Experts from one of Nigeria’s investment bank and fund manager, Comercio Partners Asset Management are not expecting remarkable GDP growth in 2021. According to them, “we maintain moderate expectations of the growth prospects for 2021, with GDP growth expected to sit between 1.5 per cent and 2.4 per cent at full year.

Growth for the most of 2021 they clarified, is expected to be sluggish, even with a recovery in oil prices. This is attributable to the monocultural nature of Nigerian economy which they said will continue to put a strain on the broad macroeconomic variables of Nigeria “as we remain highly susceptible to headwinds from the international oil market.”

The Comercio Partners Asset Management analysts do not expect any major interventions by the monetary and fiscal authorities in the near term, as all focus will be directed at dragging the economy out of its recessionary depths.

“We foresee slight improvements in both the manufacturing and non-manufacturing PMI indices in the coming months, as economic activities increase, and we also start to see more growth-oriented government spending from the approved 2021 appropriation bill.

“Nevertheless, concerns of a renewed wave of the Covid-19 pandemic still lingers, and this could derail any expected recovery,” the experts stated.

Financial Derivatives Company Limited says the Nigerian economy will post positive growth of 1 per cent-1.2 per cent driven by a projected increase in oil output and price above $50pb. There is an expectation of an increase in the national savings ratio to GDP – as the federal government securitizes its debt, it stated.

Analysts at Bismark Rewane-led FDC Limited further projected that “the loss in forex receipts from challenges in cocoa pricing as the cartel of Ghana and Ivory Coast lose bargaining power will be offset by a surge in the price of Liquefied Natural Gas (LNG).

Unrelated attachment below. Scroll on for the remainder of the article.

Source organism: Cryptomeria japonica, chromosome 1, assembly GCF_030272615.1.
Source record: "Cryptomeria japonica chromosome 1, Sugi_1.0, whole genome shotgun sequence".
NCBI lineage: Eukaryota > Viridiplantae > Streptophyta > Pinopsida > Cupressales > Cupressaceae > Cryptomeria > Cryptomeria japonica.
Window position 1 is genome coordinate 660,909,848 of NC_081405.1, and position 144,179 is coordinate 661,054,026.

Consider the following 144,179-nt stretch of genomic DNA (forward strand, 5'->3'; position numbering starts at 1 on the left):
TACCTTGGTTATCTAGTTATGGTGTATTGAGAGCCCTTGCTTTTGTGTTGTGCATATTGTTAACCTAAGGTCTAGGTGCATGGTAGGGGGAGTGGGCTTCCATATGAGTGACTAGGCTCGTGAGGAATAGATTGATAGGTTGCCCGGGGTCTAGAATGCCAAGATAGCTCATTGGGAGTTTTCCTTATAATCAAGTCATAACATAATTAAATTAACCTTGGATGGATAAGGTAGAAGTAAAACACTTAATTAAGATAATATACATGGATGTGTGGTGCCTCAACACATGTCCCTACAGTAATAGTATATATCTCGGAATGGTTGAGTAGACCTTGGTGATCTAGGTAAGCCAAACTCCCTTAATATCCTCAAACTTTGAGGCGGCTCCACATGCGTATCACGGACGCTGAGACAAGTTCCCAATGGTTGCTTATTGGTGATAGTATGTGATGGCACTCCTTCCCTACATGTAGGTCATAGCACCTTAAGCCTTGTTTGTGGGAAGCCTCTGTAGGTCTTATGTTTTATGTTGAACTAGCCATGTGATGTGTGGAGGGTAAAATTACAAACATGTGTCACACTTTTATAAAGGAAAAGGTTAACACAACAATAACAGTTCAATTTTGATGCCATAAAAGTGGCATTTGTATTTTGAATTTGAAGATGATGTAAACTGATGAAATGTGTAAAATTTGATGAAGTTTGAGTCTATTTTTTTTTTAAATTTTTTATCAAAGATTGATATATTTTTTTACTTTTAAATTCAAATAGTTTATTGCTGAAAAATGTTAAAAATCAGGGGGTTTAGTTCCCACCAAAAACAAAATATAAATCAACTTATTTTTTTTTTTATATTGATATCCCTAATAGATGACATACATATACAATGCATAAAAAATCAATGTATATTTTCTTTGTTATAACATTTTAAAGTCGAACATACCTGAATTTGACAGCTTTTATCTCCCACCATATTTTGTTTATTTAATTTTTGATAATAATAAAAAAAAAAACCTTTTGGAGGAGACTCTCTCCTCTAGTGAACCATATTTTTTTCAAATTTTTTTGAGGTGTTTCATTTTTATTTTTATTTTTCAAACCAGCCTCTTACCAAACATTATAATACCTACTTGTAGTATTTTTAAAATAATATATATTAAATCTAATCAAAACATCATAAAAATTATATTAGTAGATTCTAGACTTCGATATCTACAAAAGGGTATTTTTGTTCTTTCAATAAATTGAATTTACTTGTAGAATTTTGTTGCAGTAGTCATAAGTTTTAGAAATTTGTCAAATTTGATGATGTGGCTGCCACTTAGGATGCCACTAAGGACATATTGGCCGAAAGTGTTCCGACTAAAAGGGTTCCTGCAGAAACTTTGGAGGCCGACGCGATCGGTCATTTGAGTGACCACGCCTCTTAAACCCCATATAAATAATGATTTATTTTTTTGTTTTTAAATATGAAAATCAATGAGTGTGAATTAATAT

“The risks to growth include a surge in COVID-19 cases that the government is unable to handle. This could trigger an-other lockdown and prolong the recession – and possibly spark civil unrest as many businesses will be unable to operate. A sharp drop in oil prices below $40pb and the negative impact on government revenue and external imbalances is also a major risk to GDP growth and overall macro-stability.

“Also, the growth trajectory is expected to be slow and tepid as structural challenges linger. Although the re-opening of the land borders is expected to ease supply constraints and boost trading activities, other structural factors, especially low total factor productivity, forex illiquidity and currency misalignment, will continue to impede output growth and slowdown the pace of economic recovery.”

Similarly, in their Annual Outlook for 2021, analysts at Meristem Research believe that global economy should recover in 2021, with real GDP projected to expand by 5.2per cent as projected by the IMF. The optimism for global growth derives from the current vaccination efforts across the world and the public health measures put in place to ensure a safe resumption of economic activities in 2021. The outlook for commodity prices is also improved by expectations of stronger demand as economic activities gradually kick back into gear.